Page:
A new study published in the March 2003 edition of Diabetes examined the disproportionate occurrence of diabetes among African Americans, and the results suggest that there may be a genetic component to this major public health concern.
Researchers analyzed blood samples of 125 youngsters between the ages of 5 and 16, looking for almost 2 dozen genetic markers that have been linked with African ancestry. (None of the children actually had diabetes.) They also analyzed insulin sensitivity.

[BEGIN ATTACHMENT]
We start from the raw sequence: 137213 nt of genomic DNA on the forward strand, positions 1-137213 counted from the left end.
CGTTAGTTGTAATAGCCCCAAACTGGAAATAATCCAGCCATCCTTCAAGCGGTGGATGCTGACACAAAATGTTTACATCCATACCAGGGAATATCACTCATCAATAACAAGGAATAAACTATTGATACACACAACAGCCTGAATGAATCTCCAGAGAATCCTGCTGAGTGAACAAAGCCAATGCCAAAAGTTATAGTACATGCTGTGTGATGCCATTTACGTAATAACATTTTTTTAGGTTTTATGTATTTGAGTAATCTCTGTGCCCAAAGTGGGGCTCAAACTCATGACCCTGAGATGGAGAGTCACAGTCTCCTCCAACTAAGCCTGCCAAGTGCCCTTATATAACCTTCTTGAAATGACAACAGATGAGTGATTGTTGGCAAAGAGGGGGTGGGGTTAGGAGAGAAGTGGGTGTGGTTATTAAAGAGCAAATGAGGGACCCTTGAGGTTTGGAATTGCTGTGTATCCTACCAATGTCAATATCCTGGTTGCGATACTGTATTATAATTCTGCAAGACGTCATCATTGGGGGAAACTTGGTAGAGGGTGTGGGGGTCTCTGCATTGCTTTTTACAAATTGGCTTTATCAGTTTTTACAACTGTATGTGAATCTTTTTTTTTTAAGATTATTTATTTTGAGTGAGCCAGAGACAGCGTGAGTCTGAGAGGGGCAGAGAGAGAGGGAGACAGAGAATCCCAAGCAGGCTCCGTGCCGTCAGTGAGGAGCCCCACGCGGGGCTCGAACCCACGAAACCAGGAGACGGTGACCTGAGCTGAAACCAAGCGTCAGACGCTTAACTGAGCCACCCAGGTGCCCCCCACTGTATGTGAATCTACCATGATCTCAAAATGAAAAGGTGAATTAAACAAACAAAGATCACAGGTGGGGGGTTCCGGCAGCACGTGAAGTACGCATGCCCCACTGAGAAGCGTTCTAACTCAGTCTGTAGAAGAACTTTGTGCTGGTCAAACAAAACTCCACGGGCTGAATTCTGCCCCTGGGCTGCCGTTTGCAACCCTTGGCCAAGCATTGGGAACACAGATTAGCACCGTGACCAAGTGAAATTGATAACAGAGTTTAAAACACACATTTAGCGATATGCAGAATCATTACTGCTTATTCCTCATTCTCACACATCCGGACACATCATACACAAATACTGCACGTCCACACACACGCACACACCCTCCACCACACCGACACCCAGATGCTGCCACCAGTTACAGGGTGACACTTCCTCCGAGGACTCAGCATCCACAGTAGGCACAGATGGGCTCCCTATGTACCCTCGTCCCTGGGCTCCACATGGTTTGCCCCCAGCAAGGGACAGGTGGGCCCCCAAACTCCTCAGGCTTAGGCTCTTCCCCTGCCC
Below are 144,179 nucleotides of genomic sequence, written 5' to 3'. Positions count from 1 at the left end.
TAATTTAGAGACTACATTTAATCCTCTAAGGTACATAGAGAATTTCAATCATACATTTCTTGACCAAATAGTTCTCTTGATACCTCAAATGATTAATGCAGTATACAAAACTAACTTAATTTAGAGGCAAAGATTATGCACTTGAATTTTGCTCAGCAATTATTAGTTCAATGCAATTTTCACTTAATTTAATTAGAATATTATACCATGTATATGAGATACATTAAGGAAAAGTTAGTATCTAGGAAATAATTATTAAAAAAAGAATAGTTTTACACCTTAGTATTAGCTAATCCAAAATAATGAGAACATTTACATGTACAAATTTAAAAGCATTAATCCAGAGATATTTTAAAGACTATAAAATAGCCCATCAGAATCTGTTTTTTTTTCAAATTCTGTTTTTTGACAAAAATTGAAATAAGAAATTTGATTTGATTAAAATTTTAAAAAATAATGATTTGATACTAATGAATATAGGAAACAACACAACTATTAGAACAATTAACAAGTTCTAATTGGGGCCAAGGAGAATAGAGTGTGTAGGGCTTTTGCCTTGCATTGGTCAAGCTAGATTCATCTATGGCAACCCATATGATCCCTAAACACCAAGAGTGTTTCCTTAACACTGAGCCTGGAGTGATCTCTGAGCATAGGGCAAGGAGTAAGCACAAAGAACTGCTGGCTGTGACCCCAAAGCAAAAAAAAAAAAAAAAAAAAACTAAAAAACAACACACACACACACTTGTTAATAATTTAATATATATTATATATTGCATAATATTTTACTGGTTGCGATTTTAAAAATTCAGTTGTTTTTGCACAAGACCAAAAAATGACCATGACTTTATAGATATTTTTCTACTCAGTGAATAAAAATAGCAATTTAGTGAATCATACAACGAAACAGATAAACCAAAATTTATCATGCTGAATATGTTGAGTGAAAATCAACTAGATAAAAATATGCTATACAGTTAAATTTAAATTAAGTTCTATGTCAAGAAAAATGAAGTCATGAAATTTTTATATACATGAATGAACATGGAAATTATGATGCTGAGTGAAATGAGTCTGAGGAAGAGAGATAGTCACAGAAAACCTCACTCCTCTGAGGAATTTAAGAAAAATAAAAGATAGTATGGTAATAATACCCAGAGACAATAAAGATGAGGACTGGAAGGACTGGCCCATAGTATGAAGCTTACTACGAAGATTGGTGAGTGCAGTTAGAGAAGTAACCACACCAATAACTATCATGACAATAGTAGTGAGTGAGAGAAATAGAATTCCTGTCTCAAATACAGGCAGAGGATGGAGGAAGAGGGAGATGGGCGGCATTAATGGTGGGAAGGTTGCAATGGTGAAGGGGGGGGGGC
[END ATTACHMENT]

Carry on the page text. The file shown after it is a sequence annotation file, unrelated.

The study showed that the more of these genetic markers a child had, the more likely the youngster was to have decreased sensitivity to insulin. The investigators did not identify any specific gene that predisposes people to diabetes, and they noted that having the genetic markers identified in the study does not necessarily mean that a person will develop diabetes. In fact, because the disease and obesity are uncommon in Africa, the study suggests that it may be the combination of African ancestry and obesity that is responsible for the increased risk of diabetes among blacks.
One study linked multiple pregnancies to an increased risk of developing atrial fibrillation later in life, and another investigated the association between premature delivery and cardiovascular disease.
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